The other major region in hippocampus investigated in hypothyroid models is the perforant path-dentate gyrus synapse (Gilbert, 2011). Granule cells are the principal cell type of the dentate gyrus region of the hippocampal formation and receive input from cortical neurons in the entorhinal cortex. TPO inhibitors like PTU and MMI decrease the volume of the granule cell layer, the density of cells within the layer, and estimates of total granule cell number (Madeira et al., 1991). Migration of granule cells from the proliferative zone to the granule cell layer is retarded by thyroid deficiency as is dendritic arborization and synaptogenesis assessed by immunohistochemistry for the synaptic protein, synaptophysin (Rami et al., 1986b, Rami and Rabie, 1990, Dong et al., 2005). Impairments in synaptic function from both rodent and human studies are summarized below.

Excitatory and inhibitory synaptic transmission is reduced in CA region of hippocampus in animals with TH insufficiencies in early life (Vara et al., 2002, Sui and Gilbert, 2003, Gilbert, 2004, Dong et al., 2005, Sui et al., 2005). Similarly, excitatory and inhibitory synaptic transmission is reduced in the CA1 and dentate gyrus regions of the hippocampus (Gilbert and Paczkowski, 2003, Gilbert and Sui, 2006, Gilbert, 2011, Gilbert et al., 2013) under decreased TH levels. Parvalbumin (PV) is a calcium binding protein expressed exclusively in GABA inhibitory neurons of the hippocampus. Impairments in inhibitory synaptic transmission are associated with reductions in the number of PV+ cells (Gilbert et al., 2007).

- Vara et al., 2002 This study assessed effects of TH on short-term synaptic plasticity (associated with short-term memory) in control vs hypothyroid rats. Specifically, dams were treated with 0.02% methylmercaptoimidazole (MMI, TPO inhibitor) continually from GD9. A group of pups were also treated with T3 (i.p. daily injections of T3 (20 μg /100 g body weight)) starting 72 h before killing. Data showed that hypothyroid rats presented increase in the Ca(2+)-dependent neurotransmitter release, indicative of altered neuronal network function (i.e., decreased paired-pulse facilitation), and these alterations were reverted by T3 administration. These synaptic changes were determined by an increase of synapsin I and synaptotagmin I levels in the hypothyroid rats, suggesting that TH modulate neurotransmitter release. These results are in contrast with those of Di Liegro et al. (1995), who showed that in primary cultures T3 induces the expression of synapsin I. This difference could be the result of the multiple differences between the two models: different brain regions (hippocampus vs. cortex), the age of the neurons (neonatal vs. embryonic), the preparations (slice vs. culture).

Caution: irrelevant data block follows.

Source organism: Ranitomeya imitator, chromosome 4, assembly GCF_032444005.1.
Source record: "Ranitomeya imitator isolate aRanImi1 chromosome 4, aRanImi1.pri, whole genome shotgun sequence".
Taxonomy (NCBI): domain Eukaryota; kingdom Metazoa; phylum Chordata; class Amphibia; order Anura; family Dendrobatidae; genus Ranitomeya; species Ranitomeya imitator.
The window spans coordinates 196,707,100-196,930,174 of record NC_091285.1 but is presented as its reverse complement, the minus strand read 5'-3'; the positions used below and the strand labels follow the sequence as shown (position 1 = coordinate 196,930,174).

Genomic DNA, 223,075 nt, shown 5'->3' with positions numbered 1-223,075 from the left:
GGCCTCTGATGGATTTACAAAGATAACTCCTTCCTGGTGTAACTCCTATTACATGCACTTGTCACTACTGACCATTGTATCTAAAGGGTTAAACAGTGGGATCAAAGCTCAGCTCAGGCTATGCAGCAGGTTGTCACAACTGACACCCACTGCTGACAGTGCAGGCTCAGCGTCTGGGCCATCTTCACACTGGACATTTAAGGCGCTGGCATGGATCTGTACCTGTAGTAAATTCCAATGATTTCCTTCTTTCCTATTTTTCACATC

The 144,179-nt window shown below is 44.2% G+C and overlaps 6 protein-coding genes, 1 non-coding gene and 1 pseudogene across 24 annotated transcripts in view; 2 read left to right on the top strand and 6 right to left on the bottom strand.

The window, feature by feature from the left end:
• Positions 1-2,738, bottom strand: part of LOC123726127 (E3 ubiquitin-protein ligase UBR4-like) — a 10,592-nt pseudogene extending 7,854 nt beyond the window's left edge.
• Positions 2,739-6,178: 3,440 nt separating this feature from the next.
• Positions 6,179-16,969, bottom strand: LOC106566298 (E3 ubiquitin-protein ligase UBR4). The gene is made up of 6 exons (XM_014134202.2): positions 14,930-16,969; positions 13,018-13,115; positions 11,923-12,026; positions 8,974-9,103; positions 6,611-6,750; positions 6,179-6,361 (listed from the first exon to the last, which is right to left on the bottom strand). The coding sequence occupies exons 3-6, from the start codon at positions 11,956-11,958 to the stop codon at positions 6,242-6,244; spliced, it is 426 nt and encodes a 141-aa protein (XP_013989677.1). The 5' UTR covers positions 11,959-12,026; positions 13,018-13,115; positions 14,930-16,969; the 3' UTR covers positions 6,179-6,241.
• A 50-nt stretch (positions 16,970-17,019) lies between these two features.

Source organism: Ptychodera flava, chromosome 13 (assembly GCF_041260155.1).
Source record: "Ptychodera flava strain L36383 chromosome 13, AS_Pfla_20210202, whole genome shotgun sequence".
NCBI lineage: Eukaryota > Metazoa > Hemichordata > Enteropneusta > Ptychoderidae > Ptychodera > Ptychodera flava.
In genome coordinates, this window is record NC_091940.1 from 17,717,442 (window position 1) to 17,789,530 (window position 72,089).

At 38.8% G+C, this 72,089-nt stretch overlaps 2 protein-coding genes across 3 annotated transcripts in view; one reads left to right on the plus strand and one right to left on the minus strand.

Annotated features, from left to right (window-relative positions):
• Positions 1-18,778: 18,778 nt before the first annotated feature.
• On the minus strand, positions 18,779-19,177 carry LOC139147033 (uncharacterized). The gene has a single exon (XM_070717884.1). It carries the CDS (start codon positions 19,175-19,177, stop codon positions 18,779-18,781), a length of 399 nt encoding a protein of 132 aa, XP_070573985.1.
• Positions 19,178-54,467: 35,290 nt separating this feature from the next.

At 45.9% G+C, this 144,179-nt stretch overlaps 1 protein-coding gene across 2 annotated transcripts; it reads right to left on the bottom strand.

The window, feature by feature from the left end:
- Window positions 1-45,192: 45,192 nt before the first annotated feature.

- Sui and Gilbert, 2003 Here developing rats were exposed in utero and postnatally to 0, 3, or 10 ppm propylthiouracil (PTU, TPO inhibitor), administered in the drinking water of dams from GD6 until PND30. Excitatory postsynaptic potentials and population spikes (indicative of neuronal network function) were recorded in area CA1 of hippocampal slices from offspring between PND21 and PND30. PTU caused at PND30 a decrease of maternal total T4 (43.9% with 3-ppm, and 65.0% with 10-ppm) compared to controls, with no change in total T3.  Maternal TSH was increased above control levels in a dose-dependent manner. In pups, total T4 was depressed (by 75%) in both treated groups relative to the controls pups, and total T3 was depressed (35.8% in the 3-ppm group and 66.5% in the 10-ppm group) relative to the controls. TH insufficiency was dose-dependently associated with a reduction of paired-pulse facilitation and long-term potentiation of the excitatory postsynaptic potential and elimination of paired-pulse depression of the population spike. Excitatory synaptic transmission was increased by developmental exposure to PTU. This suggests that TH insufficiency compromises synaptic communication in area CA1 of developing rat hippocampus (involved in learning and memory).

- Gilbert, 2004 Here developing rats were transiently exposed to PTU (0 or 15 ppm), through the drinking water of pregnant dams beginning on GD18 until PND21. This regimen markedly reduced circulating levels of TH in pups (T3: ∼50% lower than control at PND21; T4: T4 ∼40% below control levels). Analysis of field potentials in area CA1 of hippocampal slices derived from adult male offspring exposed to PTU showed a reduction of somatic population spike amplitudes, with no differences in excitatory postsynaptic potentials (EPSP).  Short-term plasticity of the EPSP (as indexed by paired pulse facilitation) was markedly decreased by PTU exposure. These data confirm associations between decrease of synaptic function in the hippocampus and decrease of neuronal network function as a consequence of TH insufficiency.